Economic history

Jeremiah Dittmar, Ralf R Meisenzahl, 26 April 2016

Throughout history, most states have functioned as kleptocracies and not as providers of public goods. This column analyses the diffusion of legal institutions that established Europe’s first large-scale experiments in mass public education. These institutions originated in Germany during the Protestant Reformation due to popular political mobilisation, but only in around half of Protestant cities. Cities that formalised these institutions grew faster over the next 200 years, both by attracting and by producing more highly skilled residents.

Giovanni Federico, Antonio Tena-Junguito, 18 April 2016

The slowdown of global trade growth since the Global Crisis has raised concerns across the world. This column puts recent changes into perspective by presenting evidence on the export/GDP ratio and a rough measure of the gains from trade back to 1830. It shows that the interwar period was marked by a reversal of globalisation that makes recent trends look like a small blip. 

Alex Cukierman, 30 March 2016

The quantity theory of money implies that sustained inflation requires a sustained increase in the money supply. It does not, however, imply that the reverse is also true. This column explores and illustrates this issue by comparing inflation in the US following the collapse of Lehman Brothers with Germany’s hyperinflation experience after WWI. A key factor explaining the vastly different inflation experiences is how the monetary expansion translated into demand. The Fed’s base expansion did not translate into demand for goods and services, whereas the German monetary expansion was motivated by the government’s hunger for seigniorage revenues.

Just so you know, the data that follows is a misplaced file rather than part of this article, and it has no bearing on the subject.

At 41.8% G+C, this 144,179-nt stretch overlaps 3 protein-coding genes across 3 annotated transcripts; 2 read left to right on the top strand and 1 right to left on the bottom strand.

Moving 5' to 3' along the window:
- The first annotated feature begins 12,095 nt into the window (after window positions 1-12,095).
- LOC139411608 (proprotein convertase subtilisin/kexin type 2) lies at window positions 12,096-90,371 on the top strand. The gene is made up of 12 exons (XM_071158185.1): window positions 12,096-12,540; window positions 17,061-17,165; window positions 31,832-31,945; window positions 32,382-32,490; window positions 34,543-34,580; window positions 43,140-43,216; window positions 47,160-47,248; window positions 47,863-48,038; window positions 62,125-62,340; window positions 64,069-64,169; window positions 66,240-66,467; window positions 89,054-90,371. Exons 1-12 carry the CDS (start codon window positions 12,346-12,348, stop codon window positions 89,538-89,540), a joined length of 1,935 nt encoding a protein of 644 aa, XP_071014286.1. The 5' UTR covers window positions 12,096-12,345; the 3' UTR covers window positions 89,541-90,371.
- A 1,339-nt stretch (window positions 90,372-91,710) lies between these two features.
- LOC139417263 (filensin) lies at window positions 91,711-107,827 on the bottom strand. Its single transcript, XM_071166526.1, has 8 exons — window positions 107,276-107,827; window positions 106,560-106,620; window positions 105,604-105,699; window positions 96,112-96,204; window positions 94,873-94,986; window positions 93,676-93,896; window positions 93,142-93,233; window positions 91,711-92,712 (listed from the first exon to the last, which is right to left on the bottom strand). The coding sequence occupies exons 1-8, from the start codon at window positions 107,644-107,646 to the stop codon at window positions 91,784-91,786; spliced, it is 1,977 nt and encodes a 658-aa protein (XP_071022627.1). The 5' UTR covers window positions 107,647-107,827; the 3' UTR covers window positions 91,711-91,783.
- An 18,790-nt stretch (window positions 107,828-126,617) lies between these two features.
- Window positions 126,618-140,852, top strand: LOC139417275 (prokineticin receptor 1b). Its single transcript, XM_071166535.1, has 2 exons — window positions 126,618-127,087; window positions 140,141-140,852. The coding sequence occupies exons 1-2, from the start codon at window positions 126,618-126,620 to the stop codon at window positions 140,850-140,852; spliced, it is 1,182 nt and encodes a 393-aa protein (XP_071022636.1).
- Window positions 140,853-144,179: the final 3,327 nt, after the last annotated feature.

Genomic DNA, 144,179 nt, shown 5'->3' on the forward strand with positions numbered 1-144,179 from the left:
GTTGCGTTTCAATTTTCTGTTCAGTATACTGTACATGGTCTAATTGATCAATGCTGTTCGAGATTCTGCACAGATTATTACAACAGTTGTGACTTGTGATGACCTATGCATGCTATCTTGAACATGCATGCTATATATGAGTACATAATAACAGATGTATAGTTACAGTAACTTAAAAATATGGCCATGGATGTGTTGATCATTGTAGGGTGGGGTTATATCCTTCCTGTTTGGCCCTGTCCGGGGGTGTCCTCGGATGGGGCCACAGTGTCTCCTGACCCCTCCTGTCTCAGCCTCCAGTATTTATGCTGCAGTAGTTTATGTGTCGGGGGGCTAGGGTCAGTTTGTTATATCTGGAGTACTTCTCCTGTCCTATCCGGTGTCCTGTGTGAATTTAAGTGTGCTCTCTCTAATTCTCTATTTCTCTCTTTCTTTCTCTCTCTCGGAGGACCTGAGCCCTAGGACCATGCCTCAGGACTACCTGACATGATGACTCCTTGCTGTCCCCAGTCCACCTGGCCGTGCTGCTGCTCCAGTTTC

Olivier Gergaud, Morgane Laouénan, Étienne Wasmer, 12 March 2016

Historical accounts often assert that notable individuals matter for the growth of particular cities. This column uses a new database of 1.2 million people from 2,000 cities since 800CE to show that some types of ‘notable’ individuals have made a difference. Specifically, the presence of many entrepreneurs and artists is associated with faster long-term growth, but the association does not hold for notable military, political or religious figures.

Stefan Gerlach, Peter Kugler, 01 March 2016

The Swiss franc was created in 1850, but the Swiss National Bank wasn’t founded until 1907. The interim was a period of free banking, marked by two successive phases: one of free, unregulated note issue; and then one of strictly limited banking freedom. This column studies the Swiss banking market over this time. The number of banks is found to play an important role in determining the long-run money demand, and in the monetary adjustment process. Further, problems with harmonisation and common regulation created the incentives for monopolisation and centralisation.

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